"Emboldened, I moved it the other way, and felt the boat pull steeply up. Papers began to slide. Somebody said something like, Ohhhhkay, sir, that's a little too much."
_Polygamy Thrives Despite Ban
Polygamy: It's not just for Mormons anymore! This is an article about those whacky Thais and their carazy kooky families with a 57 year old man who marries a stable of young women and puts them to work in his factory. Oh, those nutty Thais!
_You old smoothie...
This needs to be right by the subway picture below:
_Herpes virus helps kill skin cancer cells
...and rounding out the list of medical trials I will not be participating in is...
_The new happy hooker
An extremely candid, though not particularly graphic, Q&A with a prostitute. Very happy, thouroughly content with the profession. Addresses physical and emotional aspects of the trade.
_How low can you go?
The waistline of girls' jeans are being cut lower and lower, a trend a I whole-heartedly support (anything but the baggies). "If these jeans were any lower, you would have to call them chaps."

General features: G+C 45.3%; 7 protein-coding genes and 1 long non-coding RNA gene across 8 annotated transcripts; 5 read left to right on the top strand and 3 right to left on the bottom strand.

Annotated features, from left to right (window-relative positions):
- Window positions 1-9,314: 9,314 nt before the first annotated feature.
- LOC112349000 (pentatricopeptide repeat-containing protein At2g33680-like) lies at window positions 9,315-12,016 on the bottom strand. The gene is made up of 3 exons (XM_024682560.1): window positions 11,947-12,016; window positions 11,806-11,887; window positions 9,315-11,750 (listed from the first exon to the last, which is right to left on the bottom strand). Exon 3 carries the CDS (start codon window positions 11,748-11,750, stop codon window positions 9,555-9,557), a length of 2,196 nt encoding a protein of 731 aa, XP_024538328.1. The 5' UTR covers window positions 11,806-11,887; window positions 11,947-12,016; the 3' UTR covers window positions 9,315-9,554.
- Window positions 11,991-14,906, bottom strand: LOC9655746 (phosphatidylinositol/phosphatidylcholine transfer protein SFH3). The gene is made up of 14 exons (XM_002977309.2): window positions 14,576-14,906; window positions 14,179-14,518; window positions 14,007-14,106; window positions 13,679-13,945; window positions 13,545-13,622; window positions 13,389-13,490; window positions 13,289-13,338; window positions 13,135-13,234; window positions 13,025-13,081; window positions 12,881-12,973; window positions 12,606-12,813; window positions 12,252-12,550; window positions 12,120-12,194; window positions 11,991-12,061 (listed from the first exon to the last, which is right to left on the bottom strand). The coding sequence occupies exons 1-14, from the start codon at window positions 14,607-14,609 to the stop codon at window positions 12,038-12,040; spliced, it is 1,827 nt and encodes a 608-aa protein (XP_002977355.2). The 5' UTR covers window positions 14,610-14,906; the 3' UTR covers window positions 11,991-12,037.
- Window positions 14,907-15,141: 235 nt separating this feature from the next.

For the record: the visible underwear deal is fine with me, too.
Thursday, February 15, 2001
_Soft drinks linked to obesity
I was going to give this a glib tagline, given the obviousness of the link between a beverage carrying hundreds and hundreds of calories and weight gain, but the strength of the relationship caught me off gaurd: "An extra soft drink a day gives a child a 60 percent greater chance of becoming obese, new research suggests." The deal seems to be that people automatically correct for calories that they eat, but not that they drink.
I've got to tip my hat to Nicole for getting me off of sodas a couple years back.
Update: There's a more detailed article over at CNN which includes gems such as "We found that for every additional serving per day of soft drink consumed, the risk of becoming obese increased by about 50 percent," and "Even when they accounted for factors like physical activity and other diet choices, the relation between obesity and drinking sodas remained."
_What quantum physics needs is a good metaphor